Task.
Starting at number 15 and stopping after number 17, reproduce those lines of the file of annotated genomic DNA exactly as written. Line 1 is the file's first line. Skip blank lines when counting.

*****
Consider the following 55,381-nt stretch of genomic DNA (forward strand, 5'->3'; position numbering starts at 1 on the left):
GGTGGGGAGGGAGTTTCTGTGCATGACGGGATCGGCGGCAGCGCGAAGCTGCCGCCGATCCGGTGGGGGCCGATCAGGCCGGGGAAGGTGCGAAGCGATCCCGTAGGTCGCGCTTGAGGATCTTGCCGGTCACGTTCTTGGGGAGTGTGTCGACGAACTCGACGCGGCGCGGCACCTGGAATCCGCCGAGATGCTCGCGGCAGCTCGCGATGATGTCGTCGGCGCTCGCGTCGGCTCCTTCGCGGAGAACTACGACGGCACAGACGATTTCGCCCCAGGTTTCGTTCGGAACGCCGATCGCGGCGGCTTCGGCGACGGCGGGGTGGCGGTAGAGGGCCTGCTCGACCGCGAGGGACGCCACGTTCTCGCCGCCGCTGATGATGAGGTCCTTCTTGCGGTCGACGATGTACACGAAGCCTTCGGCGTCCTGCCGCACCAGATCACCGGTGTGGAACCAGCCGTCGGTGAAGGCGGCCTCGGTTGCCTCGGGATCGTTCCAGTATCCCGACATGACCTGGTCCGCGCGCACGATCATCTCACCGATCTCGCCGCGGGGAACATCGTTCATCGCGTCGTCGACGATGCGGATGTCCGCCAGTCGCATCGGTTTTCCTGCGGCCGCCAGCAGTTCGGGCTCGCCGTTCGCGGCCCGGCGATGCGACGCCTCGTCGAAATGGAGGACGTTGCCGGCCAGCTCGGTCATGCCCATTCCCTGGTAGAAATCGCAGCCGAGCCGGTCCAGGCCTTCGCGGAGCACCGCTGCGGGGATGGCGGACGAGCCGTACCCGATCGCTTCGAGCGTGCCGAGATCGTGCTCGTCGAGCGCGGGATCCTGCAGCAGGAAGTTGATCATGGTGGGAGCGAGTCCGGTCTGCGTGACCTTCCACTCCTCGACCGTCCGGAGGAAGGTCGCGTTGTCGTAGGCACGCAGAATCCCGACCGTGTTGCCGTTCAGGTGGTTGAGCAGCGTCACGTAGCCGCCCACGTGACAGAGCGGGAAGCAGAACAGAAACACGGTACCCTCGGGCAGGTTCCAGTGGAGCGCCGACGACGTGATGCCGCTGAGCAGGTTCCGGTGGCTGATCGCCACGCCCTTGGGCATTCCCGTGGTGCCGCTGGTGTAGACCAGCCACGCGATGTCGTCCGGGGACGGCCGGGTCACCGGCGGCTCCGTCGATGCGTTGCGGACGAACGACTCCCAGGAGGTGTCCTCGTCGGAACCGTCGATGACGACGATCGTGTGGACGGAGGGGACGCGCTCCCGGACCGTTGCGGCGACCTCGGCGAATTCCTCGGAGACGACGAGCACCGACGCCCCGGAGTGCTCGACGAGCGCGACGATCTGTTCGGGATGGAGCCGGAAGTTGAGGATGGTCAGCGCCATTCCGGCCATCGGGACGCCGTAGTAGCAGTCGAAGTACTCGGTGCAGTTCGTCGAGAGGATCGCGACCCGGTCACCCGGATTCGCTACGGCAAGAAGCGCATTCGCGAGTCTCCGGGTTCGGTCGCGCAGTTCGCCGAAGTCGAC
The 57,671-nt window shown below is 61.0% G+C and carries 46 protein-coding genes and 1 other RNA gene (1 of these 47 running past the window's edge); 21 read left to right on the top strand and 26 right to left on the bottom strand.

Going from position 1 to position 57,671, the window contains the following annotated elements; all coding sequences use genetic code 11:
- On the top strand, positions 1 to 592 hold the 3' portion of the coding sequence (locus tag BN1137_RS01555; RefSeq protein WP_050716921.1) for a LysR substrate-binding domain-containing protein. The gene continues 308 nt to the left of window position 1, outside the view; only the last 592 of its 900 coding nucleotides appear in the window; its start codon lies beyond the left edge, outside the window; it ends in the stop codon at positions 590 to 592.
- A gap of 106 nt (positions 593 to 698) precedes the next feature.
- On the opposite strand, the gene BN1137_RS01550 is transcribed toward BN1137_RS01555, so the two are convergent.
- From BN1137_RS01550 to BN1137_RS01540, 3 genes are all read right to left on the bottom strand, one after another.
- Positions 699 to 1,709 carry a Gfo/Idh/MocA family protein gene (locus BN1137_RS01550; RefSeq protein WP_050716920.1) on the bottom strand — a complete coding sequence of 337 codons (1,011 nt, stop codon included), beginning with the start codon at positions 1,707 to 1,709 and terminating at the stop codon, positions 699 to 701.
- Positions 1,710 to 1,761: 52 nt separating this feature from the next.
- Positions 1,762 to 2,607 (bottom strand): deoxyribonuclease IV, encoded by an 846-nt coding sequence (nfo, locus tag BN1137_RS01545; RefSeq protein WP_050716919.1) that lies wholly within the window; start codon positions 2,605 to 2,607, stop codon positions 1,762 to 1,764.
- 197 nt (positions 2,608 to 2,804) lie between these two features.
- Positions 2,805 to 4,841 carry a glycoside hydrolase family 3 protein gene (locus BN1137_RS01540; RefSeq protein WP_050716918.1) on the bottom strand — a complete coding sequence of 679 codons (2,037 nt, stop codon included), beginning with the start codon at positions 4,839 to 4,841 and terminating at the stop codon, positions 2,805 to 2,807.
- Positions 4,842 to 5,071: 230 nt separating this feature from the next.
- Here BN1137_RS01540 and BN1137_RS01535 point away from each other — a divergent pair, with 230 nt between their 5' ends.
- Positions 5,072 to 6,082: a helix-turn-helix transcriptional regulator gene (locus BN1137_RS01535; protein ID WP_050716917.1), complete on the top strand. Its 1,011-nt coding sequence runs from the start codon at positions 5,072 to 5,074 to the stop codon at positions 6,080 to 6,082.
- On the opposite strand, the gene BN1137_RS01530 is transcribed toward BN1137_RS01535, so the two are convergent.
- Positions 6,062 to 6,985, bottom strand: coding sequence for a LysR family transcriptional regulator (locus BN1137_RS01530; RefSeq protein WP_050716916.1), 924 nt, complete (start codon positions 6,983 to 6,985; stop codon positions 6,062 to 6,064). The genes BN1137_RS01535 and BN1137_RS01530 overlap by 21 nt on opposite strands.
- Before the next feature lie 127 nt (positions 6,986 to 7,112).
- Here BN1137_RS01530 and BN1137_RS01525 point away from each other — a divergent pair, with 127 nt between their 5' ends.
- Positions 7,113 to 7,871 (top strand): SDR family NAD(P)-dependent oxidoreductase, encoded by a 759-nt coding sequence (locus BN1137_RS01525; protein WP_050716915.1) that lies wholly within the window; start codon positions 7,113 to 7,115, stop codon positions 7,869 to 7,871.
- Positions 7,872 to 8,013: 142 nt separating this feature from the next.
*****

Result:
- Here BN1137_RS01540 and BN1137_RS01535 point away from each other — a divergent pair, with 230 nt between their 5' ends.
- Positions 5,072 to 6,082: a helix-turn-helix transcriptional regulator gene (locus BN1137_RS01535; protein ID WP_050716917.1), complete on the top strand. Its 1,011-nt coding sequence runs from the start codon at positions 5,072 to 5,074 to the stop codon at positions 6,080 to 6,082.
- On the opposite strand, the gene BN1137_RS01530 is transcribed toward BN1137_RS01535, so the two are convergent.